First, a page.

Tuesday, September 05, 2006

Benedict on the Art of saying Mass

As reported by Sandro Magister and elsewhere, the Holy Father commented thus recently on the reverent celebration of the sacred liturgy, and in particular speaks against the problem of the "personality priest":


In his “Rule,” Saint Benedict says to the monks, speaking of the recitation of the Psalms: “Mens concordet voci,” the heart should be in accord with the voice, with the words. [...] The Sacred Liturgy gives us the words; we must enter into these words, and find a harmony with this reality that precedes us.

Apart from this, we should also learn to understand the structure of the liturgy, and why it is arranged as it is. The liturgy developed over two millennia, and even after the reform [of Vatican Council II] it did not become something concocted by a few liturgists. It remains always the continuation of that perennial unfolding of adoration and proclamation. And so it is very important, in order to attune ourselves, that we understand this structure that has developed through time and enter with our minds into the “voice” of the Church. [...]

This is the first condition: we ourselves must interiorize the structure, the words of the liturgy, the word of God. Thus our celebration really becomes a celebration together with the Church: our hearts are opened wider, and we are not just performing any sort of act, but we are joined with the Church in conversation with God. It seems to me that the people sense whether we are truly in conversation with God and with them, and are drawing others into our common prayer and into the communion of the children of God, or whether we are just going through the motions. The fundamental element of the true “ars celebrandi” is this harmony, this concord between what we say with our lips and what we think in our hearts. [...]

In other words, the “ars celebrandi” is meant as an invitation, not to some sort of theater or spectacle, but to an interiority that makes itself felt and becomes acceptable and evident to those present. Only if they see that this is not an external, showy “ars” – we are not actors! – but the expression of the journey of our hearts, which also draws their hearts, only then does the liturgy becomes beautiful, it becomes the communion of all those present with the Lord.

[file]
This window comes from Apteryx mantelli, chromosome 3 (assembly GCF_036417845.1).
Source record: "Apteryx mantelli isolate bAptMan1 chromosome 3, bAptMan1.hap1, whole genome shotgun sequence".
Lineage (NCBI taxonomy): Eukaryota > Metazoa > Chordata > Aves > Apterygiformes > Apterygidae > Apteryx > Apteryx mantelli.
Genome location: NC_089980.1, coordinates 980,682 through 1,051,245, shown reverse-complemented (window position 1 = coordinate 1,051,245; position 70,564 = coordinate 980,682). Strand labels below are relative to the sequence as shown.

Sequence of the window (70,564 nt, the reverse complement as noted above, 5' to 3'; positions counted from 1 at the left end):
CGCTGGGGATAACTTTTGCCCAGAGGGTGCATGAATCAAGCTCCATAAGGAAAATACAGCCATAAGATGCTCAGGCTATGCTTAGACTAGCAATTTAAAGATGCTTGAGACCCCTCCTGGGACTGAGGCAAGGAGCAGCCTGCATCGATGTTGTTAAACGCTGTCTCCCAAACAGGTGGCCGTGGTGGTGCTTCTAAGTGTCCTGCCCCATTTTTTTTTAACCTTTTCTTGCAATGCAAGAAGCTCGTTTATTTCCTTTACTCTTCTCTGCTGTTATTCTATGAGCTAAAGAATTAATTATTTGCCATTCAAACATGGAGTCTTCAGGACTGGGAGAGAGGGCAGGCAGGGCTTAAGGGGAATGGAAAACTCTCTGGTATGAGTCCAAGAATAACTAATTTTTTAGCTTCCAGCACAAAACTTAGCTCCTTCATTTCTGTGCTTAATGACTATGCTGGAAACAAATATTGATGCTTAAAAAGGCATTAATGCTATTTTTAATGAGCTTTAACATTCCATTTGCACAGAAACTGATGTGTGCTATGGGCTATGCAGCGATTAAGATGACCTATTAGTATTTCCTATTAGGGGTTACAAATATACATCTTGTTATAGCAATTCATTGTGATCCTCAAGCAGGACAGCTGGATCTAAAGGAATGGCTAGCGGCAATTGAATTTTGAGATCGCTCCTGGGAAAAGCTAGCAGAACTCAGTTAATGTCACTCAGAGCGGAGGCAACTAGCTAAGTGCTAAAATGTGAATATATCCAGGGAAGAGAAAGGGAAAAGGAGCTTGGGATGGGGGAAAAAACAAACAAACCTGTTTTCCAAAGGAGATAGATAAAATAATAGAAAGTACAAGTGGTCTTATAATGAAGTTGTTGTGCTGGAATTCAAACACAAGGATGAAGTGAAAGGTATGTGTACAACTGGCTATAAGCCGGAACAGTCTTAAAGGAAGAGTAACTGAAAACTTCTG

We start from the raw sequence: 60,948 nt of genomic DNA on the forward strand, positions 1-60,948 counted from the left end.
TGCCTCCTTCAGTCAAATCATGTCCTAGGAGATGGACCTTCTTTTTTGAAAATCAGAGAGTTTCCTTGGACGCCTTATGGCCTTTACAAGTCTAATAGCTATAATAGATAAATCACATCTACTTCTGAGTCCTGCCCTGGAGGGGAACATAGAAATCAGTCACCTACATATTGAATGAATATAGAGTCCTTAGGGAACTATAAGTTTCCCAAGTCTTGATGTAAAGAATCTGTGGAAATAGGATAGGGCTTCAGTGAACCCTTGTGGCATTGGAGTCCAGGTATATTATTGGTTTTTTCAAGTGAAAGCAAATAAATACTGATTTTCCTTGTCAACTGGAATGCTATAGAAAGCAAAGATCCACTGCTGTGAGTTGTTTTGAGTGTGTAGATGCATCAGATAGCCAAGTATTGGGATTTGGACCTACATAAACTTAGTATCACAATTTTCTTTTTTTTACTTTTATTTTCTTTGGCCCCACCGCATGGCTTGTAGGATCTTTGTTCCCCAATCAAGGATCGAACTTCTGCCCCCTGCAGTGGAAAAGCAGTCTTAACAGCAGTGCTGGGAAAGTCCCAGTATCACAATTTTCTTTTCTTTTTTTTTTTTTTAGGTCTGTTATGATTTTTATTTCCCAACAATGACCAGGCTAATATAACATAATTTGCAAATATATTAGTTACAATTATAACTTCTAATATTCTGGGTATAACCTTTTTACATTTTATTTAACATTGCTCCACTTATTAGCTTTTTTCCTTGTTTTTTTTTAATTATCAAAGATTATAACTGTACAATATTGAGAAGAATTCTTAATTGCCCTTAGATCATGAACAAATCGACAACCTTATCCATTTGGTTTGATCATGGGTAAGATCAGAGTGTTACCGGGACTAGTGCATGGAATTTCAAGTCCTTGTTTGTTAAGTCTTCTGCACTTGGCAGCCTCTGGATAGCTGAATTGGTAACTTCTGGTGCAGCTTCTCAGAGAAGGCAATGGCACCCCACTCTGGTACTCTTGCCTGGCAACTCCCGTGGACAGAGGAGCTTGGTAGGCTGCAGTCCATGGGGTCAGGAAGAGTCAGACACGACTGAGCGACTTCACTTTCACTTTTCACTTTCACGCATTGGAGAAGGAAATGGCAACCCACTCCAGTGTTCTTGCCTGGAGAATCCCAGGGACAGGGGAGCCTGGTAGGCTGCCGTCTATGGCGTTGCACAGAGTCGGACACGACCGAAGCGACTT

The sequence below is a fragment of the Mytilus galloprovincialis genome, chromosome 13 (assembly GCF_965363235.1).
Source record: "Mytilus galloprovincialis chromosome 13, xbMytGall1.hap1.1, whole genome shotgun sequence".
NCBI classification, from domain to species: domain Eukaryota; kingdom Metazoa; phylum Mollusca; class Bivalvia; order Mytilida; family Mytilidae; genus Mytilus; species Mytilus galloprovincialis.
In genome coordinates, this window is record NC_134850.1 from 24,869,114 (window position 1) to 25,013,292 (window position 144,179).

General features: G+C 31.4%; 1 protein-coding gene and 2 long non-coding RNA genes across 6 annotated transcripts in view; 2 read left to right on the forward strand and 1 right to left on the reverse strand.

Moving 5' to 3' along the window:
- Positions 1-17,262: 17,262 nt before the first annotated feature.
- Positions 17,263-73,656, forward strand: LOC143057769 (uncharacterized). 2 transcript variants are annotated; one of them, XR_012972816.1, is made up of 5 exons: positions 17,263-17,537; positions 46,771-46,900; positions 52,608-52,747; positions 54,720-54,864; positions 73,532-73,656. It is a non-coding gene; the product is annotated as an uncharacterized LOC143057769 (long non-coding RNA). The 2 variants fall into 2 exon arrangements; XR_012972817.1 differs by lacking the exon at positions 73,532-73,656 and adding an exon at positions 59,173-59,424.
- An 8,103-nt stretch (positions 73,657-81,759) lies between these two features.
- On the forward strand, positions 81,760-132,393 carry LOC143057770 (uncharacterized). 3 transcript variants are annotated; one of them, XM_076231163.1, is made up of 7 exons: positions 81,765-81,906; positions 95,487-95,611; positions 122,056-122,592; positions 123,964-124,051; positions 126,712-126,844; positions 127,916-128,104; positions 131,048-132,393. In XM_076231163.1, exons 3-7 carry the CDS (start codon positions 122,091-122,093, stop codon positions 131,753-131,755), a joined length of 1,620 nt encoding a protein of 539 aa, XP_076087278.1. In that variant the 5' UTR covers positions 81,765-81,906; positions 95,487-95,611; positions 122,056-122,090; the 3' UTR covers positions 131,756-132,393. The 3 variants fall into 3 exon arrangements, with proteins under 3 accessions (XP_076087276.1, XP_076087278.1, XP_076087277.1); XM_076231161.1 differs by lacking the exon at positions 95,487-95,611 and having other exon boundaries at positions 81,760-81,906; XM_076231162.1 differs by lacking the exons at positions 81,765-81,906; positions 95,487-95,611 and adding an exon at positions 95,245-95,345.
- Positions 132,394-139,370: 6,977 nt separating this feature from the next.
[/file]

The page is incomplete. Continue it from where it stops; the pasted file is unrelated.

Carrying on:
Naturally, to this fundamental condition expressed in the words of Saint Benedict “Mens concordet voci” – the heart should be truly raised up, elevated to the Lord – external things must be added as well. We must learn to pronounce the words well. Sometimes, when I was still a professor in my own country, the young people read the Sacred Scripture [at Mass]. And they read it as one reads the text of a poet one does not understand. Naturally, to learn to pronounce well, one must first understand the dramatic nature of the text, its immediacy. So also with the preface. And the Eucharistic prayer. It is difficult for the faithful to follow a text as long as that of our Eucharistic prayer. This leads to the birth of certain “inventions.” But the constant creation of new Eucharistic prayers does not address the problem. The problem is that this is a moment that should also invite others to silence with God and prayer with God. So things can go better only if the Eucharistic prayer is pronounced well, which includes the appropriate moments of silence, if it is pronounced with interior devotion, but also with refinement of speech. [...] I think we must also find opportunities in catechesis, homilies, and on other occasions, to explain this Eucharistic prayer thoroughly to the people of God, so that they can follow its major outlines – the recounting of the words of institution, the prayer for the living and the dead, the giving of thanks to the Lord, the epiclesis – to achieve the community’s genuine involvement in this prayer.

So the words must be pronounced well. There must also be adequate preparation. The acolytes must know what to do, the lectors must truly understand how to pronounce the words. And then the choir, the singing, must be prepared, and the altar must be decorated well. All of this is part – even if it’s a matter of many practical things – of that “ars celebrandi” that [...] is the art of entering into communion with the Lord.

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